State of Midwest's Pensions Systems and Policy Responses Highlighted in Pew Report

Stateline Midwest, a publication of the Midwestern Office of the Council of State Governments: Vol 19, No. 3: March 2010.

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In Wisconsin, the state’s $77 billion in long-term pension liabilities was almost completely funded as of the end of fiscal year 2008. In neighboring Illinois, a little more than half of the $119 billion in liabilities was funded.

Those and other striking differences are highlighted in a Pew Center on the States report examining the condition of state retirement systems. The title of the study, “The Trillion Dollar Gap,” reflects the disparity between what states have set aside to pay for employees’ pensions and other retirement benefits ($2.35 billion) and the costs associated with these benefits ($3.35 trillion).

Most Midwestern states are funding their pension systems at or above 80 percent, the threshold generally used to indicate whether enough money is being set aside to meet current and future benefit obligations.

Wisconsin is one of only four U.S. states that entered the recent recession with a fully funded pension system. Pew highlights one unique aspect of that state’s plan: a risk-sharing component that replaces the standard cost-of-living increase for retirees used in many states. Instead, Wisconsin retirees’ pensions go up or down from year to year depending on investment returns. Other examples of risk-sharing include Michigan’s move to a defined-contribution plan and Nebraska’s use of a hybrid defined-contribution/benefit plan.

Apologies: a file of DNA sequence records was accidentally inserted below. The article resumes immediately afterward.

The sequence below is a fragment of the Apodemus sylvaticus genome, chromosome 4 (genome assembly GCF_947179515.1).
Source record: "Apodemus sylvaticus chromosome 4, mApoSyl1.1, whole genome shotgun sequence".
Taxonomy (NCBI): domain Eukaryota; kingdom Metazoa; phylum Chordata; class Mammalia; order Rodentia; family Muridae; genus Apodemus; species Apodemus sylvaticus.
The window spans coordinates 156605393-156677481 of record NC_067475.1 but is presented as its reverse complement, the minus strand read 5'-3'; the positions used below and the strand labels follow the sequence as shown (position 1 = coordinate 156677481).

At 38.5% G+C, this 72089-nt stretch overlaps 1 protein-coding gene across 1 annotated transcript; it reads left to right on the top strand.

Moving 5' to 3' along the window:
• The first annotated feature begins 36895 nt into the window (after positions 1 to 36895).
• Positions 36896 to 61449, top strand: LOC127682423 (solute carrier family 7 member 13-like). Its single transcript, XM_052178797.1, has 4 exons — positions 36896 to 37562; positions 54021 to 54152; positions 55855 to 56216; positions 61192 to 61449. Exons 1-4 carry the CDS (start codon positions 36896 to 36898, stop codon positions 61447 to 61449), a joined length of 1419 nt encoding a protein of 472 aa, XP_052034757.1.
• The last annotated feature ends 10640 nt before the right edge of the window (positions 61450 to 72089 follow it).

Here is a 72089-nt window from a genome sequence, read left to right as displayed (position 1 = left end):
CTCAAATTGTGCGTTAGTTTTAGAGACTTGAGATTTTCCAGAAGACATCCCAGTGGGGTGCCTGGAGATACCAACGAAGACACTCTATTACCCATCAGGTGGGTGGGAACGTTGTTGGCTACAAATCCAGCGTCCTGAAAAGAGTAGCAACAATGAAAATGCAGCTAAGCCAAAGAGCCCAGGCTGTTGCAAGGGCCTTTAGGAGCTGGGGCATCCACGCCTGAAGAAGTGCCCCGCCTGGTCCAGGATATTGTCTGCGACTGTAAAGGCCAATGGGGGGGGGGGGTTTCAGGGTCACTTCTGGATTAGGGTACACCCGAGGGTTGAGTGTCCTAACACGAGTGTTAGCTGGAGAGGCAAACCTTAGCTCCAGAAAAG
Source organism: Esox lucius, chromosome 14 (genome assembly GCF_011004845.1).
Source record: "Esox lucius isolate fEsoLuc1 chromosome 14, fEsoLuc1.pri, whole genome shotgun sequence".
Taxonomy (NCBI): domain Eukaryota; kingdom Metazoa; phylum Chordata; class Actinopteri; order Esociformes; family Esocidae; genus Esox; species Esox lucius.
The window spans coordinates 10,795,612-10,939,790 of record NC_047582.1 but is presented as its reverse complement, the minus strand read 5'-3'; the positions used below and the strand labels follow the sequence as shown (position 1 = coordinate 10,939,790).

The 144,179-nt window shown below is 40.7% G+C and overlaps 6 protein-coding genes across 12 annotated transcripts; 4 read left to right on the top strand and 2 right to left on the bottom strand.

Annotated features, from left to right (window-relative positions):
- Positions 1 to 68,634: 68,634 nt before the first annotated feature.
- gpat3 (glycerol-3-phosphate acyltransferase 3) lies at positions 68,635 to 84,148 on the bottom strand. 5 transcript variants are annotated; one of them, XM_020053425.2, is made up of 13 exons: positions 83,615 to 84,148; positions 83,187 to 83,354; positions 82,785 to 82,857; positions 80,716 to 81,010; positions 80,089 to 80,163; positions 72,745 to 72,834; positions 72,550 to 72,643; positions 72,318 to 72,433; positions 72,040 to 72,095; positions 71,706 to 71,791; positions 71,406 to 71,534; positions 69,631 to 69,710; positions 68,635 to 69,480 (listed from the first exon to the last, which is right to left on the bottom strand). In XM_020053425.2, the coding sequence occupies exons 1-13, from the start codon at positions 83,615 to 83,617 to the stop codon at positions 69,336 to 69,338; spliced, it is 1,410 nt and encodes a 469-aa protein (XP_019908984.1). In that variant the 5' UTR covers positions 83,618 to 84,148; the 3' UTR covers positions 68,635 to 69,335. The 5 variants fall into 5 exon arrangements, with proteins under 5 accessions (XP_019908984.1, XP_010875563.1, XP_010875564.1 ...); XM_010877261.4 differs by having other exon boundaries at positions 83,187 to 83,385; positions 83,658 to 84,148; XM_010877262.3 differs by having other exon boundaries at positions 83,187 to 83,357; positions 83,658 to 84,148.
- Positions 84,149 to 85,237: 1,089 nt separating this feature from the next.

Wisconsin’s system is in good shape because the state has consistently made contributions at actuarially required levels. In some states, constitutional or statutory requirements are used to ensure that pension systems are funded adequately.

Pension reform has emerged as a top priority in many states, particularly in light of the investment losses resulting from recent volatility in the stock market. Common approaches have included reducing benefits, raising the retirement age and increasing employee contributions.

States, meanwhile, are just beginning to deal with non-pension liabilities such as retiree health benefits. On average, non-pension liabilities are funded at only 7.1 percent. Pew singles out Ohio as a national leader in this area of fiscal management. In that state, maximum pension contributions are set at 14 percent of payroll for the Ohio Public Employees Retirement System; any extra money is used to fund non-pension benefits. There are significant variances in the non-pension benefits that states provide to retired workers. Consequently, total non-pension liabilities vary widely from state to state. For example, Indiana, Iowa and South Dakota have “very limited long-term retiree health care and other benefit liabilities,” Pew found.